Taking counselling services to student residences
Plans to launch a “Res Talks” programme - an initiative to take counselling services to student residences - are at an advanced stage.
This is according to Ms Thobeka Msengana, Senior Psychologist and SCU Acting Manager.
“We want to take our services to where students are most comfortable - inside their residences,” she said.
This intervention comes as mental health issues are being flagged as a growing global problem among students.
The unit is based in Alice and East London and comprises registered psychologists as well as intern psychologists who are doing their final year in Social Work. The core function of the unit is to provide mental health support and promote student wellness.
The counselling team is aware that most students are not familiar with services provided by psychologists. “The majority of our students come from rural backgrounds and are not used to seeing a psychologist. When we go into residences we believe we will provide a safe space for talking about personal issues,” explained Msengana.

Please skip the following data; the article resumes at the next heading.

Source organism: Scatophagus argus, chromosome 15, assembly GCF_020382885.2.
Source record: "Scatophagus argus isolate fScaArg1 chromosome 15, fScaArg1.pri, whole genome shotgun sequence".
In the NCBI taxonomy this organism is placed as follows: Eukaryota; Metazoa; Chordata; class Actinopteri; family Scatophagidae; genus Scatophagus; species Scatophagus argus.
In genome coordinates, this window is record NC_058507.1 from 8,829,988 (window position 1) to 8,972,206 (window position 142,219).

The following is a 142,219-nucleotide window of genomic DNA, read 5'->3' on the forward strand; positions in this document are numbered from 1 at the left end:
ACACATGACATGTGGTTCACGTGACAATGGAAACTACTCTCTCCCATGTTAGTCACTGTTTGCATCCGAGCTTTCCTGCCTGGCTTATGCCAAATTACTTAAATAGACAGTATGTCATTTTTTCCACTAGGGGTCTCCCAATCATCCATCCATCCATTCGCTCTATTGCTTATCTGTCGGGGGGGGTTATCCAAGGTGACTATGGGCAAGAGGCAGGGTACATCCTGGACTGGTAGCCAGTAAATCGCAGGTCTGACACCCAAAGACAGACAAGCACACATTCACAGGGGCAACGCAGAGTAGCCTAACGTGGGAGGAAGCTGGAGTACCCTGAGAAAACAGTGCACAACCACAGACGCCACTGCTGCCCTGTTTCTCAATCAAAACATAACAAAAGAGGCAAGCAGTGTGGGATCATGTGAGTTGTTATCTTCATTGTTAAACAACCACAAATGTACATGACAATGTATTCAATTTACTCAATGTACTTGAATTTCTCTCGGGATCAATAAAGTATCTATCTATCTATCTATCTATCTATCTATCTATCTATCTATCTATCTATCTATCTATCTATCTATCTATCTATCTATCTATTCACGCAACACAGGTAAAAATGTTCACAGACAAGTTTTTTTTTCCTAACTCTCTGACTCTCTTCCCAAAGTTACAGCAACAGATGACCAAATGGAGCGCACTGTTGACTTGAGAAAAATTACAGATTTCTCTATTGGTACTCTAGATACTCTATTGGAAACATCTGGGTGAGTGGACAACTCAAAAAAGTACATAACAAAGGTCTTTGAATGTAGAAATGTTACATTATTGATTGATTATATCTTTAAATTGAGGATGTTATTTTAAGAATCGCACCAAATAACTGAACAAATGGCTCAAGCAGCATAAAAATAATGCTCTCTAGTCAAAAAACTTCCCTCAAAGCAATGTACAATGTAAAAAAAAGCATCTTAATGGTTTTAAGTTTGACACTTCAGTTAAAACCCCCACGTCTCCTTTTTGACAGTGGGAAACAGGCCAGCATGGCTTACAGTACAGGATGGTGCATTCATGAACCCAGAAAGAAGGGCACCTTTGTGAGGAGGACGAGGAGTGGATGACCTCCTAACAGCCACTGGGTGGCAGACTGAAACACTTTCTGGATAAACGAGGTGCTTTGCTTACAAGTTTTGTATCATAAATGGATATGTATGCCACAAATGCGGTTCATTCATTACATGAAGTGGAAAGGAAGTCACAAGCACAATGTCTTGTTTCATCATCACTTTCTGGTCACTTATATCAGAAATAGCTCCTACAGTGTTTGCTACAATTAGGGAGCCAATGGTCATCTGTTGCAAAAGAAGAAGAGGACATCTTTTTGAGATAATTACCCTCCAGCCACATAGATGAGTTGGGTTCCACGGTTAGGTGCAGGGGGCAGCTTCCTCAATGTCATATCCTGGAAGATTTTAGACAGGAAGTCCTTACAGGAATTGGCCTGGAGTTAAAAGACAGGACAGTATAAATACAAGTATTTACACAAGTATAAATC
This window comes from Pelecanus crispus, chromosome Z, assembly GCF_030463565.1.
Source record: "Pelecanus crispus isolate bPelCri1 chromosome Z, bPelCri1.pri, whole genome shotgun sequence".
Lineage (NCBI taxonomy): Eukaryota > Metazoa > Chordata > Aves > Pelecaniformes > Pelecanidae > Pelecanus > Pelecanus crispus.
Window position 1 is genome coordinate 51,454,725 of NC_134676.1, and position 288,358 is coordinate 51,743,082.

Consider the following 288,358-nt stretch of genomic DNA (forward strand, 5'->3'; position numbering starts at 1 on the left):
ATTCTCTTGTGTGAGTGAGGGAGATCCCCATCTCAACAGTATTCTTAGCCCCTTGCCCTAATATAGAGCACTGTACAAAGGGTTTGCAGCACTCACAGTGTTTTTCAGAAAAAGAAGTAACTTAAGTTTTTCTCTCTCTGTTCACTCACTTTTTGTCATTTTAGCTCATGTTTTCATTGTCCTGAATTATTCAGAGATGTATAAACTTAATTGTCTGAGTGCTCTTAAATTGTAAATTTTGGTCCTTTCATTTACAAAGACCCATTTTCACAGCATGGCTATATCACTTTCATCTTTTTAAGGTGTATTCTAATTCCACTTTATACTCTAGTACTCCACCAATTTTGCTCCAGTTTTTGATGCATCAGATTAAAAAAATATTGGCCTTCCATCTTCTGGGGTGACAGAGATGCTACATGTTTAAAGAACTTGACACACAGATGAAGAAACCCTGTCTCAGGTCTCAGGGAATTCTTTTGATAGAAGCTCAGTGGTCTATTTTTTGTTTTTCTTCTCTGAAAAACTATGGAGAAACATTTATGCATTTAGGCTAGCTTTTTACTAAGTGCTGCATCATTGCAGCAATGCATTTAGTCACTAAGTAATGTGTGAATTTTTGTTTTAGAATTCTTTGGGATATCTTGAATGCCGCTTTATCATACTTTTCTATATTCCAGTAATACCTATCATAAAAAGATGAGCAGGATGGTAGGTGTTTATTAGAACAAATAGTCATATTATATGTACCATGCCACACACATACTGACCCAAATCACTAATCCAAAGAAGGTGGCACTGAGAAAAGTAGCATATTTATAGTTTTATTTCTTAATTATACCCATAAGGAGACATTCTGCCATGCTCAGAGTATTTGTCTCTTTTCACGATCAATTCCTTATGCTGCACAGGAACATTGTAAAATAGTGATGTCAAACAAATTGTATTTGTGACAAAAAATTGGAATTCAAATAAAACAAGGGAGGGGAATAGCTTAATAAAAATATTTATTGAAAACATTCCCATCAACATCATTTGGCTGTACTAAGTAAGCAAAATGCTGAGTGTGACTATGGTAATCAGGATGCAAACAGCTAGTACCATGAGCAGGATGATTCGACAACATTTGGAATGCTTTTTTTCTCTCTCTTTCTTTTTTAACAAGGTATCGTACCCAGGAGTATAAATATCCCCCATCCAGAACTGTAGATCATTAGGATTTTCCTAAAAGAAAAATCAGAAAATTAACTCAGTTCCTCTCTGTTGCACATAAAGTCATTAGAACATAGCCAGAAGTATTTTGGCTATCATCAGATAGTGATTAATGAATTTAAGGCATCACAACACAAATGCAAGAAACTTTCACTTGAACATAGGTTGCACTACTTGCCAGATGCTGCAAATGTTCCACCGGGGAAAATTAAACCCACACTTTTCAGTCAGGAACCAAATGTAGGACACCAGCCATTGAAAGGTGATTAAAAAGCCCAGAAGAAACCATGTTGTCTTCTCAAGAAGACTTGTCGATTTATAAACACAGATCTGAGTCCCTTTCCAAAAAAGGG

Res Talks will focus on various topics related to mental health and psychosocial matters. “We plan to have these talks at least once every month, starting with first years. Research shows that when students are well adjusted in their first year at university, chances of becoming better students and graduates increase. We want to give our students a solid foundation and create a culture of seeking help”, she said.
The overall objective is “to release balanced graduates into the workplace.”
Much more than a counselling unit
In addition to looking after students’ mental well-being, the SCU has several other wellness interventions aimed at assisting students with their academic, social life and job placements.
- First Year Experience Programme that assists first years to adjust to university life
- First Year Mentorship Programme
- Graduate Placements
- Career Guidance
- Study skills workshops
- Gender-based violence dialogues
The unit also provides food parcels to unfunded students.
Ms Zoliswa Mafanya, SCU Coordinator, said the mentorship programme involves 30 final and postgraduate students from East London and Alice campuses who are trained to provide academic support and look into the psychosocial challenges that might affect first year students. “The programme supports and empowers students. It aims to build a university community that supports one another,” said Mafanya.
By Aretha Linden